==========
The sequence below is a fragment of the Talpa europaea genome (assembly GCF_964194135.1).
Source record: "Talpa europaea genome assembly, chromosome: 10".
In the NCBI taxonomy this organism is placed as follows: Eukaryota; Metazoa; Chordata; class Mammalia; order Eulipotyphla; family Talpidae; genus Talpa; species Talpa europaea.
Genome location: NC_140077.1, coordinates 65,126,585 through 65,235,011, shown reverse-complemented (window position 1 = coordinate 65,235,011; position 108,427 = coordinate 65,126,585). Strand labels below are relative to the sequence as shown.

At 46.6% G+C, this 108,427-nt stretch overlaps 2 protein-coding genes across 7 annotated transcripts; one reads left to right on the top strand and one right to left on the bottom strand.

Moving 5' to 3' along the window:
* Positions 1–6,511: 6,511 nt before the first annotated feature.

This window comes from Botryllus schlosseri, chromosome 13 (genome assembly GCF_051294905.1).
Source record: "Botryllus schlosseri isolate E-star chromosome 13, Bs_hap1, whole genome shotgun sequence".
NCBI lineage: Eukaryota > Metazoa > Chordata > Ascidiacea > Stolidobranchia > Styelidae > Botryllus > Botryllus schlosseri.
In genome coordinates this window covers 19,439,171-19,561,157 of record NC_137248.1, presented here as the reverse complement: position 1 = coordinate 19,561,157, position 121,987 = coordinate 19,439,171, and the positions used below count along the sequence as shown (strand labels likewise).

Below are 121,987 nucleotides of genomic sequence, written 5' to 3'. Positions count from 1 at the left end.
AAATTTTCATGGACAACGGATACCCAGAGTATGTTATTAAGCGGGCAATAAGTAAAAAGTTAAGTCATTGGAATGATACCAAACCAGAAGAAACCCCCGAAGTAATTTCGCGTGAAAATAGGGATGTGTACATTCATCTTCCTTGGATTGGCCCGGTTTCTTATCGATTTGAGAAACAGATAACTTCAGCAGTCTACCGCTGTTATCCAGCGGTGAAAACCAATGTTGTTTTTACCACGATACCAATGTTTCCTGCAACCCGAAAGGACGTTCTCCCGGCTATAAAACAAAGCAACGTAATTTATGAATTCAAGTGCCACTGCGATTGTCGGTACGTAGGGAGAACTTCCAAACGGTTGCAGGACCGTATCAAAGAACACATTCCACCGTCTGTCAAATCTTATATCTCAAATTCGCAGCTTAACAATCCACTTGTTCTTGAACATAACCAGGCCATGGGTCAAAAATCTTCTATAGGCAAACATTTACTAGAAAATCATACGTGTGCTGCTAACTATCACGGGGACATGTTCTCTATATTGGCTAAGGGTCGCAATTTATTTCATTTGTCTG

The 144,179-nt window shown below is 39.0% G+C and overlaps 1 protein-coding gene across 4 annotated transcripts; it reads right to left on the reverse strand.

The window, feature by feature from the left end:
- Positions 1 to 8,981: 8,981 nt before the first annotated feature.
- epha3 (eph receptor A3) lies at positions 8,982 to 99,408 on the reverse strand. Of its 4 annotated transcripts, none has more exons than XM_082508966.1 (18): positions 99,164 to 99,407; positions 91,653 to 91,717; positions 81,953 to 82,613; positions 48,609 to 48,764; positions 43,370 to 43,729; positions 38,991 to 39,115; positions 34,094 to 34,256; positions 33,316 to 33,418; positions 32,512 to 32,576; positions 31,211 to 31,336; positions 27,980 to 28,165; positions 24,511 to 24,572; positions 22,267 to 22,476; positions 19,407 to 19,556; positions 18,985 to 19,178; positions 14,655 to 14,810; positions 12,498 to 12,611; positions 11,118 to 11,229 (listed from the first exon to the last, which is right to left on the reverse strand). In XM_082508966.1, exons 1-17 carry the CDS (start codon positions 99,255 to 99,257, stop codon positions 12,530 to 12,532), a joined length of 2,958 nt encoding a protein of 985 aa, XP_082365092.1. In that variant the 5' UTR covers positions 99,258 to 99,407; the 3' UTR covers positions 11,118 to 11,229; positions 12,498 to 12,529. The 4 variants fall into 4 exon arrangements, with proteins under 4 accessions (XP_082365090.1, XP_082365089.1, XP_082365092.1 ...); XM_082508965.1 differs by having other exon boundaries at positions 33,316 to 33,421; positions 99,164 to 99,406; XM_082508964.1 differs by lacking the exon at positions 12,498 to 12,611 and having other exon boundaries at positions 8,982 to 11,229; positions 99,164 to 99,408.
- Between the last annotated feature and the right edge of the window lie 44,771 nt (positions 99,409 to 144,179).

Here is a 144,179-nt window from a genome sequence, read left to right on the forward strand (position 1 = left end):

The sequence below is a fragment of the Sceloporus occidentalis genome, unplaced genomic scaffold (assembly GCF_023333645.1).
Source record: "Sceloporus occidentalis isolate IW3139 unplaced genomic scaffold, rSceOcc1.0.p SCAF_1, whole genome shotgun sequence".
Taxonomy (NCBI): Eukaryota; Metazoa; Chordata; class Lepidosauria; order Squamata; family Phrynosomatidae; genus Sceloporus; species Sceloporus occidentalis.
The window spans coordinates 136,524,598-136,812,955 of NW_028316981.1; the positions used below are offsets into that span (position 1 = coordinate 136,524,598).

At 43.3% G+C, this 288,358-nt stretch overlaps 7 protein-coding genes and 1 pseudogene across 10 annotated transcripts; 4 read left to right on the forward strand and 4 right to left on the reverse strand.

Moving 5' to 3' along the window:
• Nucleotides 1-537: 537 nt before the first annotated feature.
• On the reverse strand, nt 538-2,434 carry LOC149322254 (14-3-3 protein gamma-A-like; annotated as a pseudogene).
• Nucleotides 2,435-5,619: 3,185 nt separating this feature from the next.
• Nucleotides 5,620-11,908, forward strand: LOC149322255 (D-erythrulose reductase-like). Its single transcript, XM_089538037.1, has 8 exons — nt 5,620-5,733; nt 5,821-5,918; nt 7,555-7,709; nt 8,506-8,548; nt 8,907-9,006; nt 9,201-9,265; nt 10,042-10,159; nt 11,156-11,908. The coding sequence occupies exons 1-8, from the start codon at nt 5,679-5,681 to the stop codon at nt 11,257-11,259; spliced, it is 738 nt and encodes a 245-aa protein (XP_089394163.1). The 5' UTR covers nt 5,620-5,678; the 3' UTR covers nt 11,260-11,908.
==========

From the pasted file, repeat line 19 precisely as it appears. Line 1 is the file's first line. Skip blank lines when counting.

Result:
Here is a 144,179-nt window from a genome sequence, read left to right on the forward strand (position 1 = left end):